If you are all alone, I’m not going to lie. It’s really hard to break up a dog fight by yourself. I’ve never had to do this alone, but what I know for sure is that when you break up a dog fight, you need to make sure that after the dogs are separated, they don’t go right back at each other. One way to do this, if you are by yourself, is to tie one of the dogs to a fence or post or whatever is there, separate the dogs, and then do not let go of the one you’re holding. Move the dog as far away as you can. If there is any way to tie them up or enclose them (unlocked car anyone?), do it. Call for help, call 911.

I know that sounds super scary, but in all the years I’ve been dog walking and dealing with OLDs, I can say that things rarely get this far (not that they don’t – they do), but for the most part, dogs chase you away from their property or chase after you to play or try to start a little bit of trouble that you can stop with one of those tools.

No matter what happens, it’s best to think about these things before they occur. Have a plan in place. Know the hot spots in your neighborhood with OLDs and avoid them, even if you have to take a less convenient route. Walk at off hours. Bring a friend, so you always have a second set of hands. Drive your dogs to a safe spot to walk them. If your dog is aggressive, use a muzzle,  so you don’t have to worry about them hurting a friendly off leash dog that gets in their face.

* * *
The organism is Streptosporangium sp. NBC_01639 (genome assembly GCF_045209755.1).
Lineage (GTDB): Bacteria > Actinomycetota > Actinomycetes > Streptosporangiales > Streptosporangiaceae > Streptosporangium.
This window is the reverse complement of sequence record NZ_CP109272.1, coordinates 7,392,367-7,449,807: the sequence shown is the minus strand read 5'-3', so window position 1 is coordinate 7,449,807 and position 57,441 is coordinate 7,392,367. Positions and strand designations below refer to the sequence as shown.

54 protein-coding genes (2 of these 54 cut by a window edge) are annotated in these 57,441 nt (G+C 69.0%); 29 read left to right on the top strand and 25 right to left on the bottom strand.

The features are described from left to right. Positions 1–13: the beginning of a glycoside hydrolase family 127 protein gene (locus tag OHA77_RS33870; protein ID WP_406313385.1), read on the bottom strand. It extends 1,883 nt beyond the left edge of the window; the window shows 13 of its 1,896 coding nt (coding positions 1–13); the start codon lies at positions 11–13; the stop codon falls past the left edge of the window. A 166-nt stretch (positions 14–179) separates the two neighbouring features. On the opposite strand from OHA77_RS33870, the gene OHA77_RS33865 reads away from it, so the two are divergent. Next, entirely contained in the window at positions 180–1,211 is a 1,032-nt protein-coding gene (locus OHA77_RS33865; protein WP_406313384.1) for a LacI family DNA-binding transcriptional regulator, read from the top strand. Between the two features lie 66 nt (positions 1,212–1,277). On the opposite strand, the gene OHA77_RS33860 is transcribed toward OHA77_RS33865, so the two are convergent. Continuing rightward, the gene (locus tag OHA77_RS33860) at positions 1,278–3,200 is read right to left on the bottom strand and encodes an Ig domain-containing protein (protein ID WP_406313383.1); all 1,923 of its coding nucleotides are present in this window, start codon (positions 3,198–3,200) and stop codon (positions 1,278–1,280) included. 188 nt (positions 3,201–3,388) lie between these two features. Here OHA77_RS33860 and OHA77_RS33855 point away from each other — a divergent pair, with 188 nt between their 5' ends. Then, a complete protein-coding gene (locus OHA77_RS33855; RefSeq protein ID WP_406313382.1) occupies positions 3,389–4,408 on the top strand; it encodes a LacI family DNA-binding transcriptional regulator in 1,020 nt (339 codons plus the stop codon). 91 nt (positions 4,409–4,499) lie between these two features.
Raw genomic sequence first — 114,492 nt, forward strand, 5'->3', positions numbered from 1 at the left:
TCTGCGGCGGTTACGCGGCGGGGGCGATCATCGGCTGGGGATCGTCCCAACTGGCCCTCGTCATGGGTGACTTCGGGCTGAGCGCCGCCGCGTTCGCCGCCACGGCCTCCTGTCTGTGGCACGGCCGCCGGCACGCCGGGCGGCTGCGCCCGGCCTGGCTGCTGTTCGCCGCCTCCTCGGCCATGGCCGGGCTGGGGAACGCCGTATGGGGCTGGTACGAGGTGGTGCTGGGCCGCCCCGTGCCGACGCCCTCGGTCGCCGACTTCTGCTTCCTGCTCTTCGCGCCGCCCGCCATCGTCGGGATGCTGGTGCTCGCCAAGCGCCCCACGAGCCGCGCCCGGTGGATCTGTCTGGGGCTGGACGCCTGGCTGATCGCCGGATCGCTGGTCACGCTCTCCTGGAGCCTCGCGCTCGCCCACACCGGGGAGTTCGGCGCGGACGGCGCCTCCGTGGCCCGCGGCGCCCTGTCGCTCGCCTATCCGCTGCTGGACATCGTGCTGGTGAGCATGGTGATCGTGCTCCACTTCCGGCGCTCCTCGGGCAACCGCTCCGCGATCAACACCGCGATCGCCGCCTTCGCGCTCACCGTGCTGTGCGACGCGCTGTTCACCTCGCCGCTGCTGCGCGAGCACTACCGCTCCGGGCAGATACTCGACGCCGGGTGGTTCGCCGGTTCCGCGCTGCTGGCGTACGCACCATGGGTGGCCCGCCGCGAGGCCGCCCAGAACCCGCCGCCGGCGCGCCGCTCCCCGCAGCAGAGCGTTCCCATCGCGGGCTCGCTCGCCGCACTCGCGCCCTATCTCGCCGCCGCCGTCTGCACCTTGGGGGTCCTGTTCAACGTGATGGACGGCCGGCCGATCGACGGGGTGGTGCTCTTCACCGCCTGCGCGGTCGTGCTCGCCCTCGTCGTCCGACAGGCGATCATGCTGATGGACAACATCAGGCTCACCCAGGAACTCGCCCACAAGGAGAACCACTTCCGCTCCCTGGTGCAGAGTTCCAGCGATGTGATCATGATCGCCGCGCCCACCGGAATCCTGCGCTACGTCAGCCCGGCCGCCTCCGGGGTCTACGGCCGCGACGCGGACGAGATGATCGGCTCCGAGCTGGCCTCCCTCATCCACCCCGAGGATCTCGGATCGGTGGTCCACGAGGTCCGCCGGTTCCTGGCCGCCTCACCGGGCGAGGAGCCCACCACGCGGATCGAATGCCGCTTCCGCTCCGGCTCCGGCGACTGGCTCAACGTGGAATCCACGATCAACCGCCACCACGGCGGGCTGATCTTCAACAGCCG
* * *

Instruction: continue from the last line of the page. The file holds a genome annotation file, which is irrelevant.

TO RECAP:

Give all dogs space by moving away from their property

Engage your dog – keep them focused on you and quiet enough not to attract unwanted attention

If you see a loose dog, try doing an Emergency U-turn and scoot out of there

If you’re stuck, Body Block your dog, step forward and use the VOG

If the dog keeps coming and you feel like there’s no escape, spray them with Direct Stop, blow your air horn, use your tools.

If contact is made, spray the dog or use whatever large object you have access to (from a stick to trash can lid) to slide in between dogs.

Separate dogs and do not let go. Call for help.

Go home and have a beer.

If just reading this exhausts you (sorry it’s so long), I want you to know that it’s ok to exercise your dogs at home, in your yard, or whatever it takes to keep them safe and happy. I want you guys to be as stress free as possible and for your dogs to enjoy life. Some days, that might mean skipping the walk.


Download and print the pdf version of: Hello Off Leash Dogs

I know you guys have thoughts and tips to share on this subject. Please do! We can all learn from each other here at Team DINOS, so if you have a trick, I want to know about it!

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59 Comments
  1. You made me laugh at the image of throwing my dog over a fence! I live in fear of the off leash dog. My eyes are constantly scanning the road ahead and just the other day I spotted two (!?!) running together. Luckily we made an about face and the dogs didn’t see us so we got away.

    March 27, 2012
  2. Great post! I love that you mentioned your faceplant…been there, done that:-) I never thought to silence tags…will try it now.

    We had a stretch of warm weather last week that brought out all the ding-bats with their off-leash dogs. I had SO MANY ‘in your face’ encounters just last week that it was discouraging. It made me not want to leave my apartment. I don’t have a yard so staying home isn’t an option, unfortunately. Your continued humor and candid discussion of the subject definitely takes the ‘edge’ off my anxiety about it though. Thank you!